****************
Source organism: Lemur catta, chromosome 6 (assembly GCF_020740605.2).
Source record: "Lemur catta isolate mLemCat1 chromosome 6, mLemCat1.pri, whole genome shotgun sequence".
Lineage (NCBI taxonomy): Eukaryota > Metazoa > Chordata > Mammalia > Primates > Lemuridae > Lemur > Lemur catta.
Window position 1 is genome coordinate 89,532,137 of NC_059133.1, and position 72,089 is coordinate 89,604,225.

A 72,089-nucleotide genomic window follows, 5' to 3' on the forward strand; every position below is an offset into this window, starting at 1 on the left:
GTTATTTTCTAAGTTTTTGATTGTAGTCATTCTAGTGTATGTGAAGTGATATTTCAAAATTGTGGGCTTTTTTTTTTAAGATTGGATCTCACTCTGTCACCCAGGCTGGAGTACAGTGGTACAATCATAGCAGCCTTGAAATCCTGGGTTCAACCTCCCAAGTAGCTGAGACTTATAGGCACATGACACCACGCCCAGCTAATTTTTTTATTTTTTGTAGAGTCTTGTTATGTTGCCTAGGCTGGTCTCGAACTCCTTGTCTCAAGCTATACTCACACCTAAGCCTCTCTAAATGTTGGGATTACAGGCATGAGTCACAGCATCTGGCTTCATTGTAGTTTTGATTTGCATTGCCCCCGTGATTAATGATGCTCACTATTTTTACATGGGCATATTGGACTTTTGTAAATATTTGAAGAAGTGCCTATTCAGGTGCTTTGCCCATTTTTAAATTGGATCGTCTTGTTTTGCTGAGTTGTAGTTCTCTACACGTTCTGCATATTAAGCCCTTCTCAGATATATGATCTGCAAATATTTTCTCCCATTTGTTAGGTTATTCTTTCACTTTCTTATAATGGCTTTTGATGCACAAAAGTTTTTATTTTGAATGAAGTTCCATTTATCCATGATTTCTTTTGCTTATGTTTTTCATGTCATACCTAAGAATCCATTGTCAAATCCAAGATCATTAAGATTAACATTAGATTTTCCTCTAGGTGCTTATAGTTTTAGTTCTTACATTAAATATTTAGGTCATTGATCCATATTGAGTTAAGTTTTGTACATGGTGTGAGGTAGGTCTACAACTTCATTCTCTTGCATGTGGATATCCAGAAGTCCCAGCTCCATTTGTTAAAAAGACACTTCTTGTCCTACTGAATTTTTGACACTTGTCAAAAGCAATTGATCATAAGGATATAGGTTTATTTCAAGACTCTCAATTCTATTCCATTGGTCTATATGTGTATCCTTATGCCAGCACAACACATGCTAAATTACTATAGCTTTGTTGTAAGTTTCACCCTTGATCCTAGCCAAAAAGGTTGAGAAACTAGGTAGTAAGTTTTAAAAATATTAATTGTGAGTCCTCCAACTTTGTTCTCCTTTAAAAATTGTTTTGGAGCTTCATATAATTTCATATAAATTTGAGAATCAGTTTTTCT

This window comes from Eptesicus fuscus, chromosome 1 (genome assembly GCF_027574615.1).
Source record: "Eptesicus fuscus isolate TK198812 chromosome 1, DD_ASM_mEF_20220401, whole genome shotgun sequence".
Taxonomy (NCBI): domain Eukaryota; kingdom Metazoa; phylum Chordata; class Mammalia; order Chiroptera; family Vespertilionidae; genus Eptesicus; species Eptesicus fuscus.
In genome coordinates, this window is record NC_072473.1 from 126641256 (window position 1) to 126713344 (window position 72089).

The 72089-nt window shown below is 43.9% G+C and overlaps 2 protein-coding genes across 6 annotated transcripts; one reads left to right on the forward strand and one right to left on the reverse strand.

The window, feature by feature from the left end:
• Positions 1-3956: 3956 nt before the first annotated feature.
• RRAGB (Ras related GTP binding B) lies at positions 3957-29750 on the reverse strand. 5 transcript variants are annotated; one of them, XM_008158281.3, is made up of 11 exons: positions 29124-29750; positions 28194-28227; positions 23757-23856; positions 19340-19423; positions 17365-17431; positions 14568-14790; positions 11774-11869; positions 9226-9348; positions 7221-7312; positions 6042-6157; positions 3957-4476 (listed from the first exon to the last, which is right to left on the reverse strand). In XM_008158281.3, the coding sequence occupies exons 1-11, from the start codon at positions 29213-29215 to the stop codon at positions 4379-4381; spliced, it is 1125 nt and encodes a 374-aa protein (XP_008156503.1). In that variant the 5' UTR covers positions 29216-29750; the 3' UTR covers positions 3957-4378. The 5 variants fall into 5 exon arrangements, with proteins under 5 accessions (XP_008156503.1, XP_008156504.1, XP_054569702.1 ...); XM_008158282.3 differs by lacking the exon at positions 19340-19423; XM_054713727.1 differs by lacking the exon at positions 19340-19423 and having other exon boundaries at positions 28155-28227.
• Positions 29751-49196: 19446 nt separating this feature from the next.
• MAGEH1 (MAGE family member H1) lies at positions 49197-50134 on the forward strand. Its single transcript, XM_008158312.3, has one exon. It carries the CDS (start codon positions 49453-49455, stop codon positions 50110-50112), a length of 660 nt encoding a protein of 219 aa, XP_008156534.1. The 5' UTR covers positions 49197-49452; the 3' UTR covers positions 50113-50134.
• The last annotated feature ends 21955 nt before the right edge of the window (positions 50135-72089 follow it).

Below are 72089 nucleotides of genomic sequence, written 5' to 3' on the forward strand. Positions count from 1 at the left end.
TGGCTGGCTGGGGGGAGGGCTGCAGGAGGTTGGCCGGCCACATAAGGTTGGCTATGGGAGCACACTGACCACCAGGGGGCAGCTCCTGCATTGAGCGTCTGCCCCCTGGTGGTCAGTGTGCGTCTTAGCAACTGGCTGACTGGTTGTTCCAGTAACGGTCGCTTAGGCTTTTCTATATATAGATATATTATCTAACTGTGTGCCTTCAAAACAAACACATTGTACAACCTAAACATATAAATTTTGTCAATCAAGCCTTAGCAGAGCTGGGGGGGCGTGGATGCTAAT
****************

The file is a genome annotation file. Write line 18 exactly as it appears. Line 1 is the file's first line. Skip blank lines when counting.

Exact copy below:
Below are 72089 nucleotides of genomic sequence, written 5' to 3' on the forward strand. Positions count from 1 at the left end.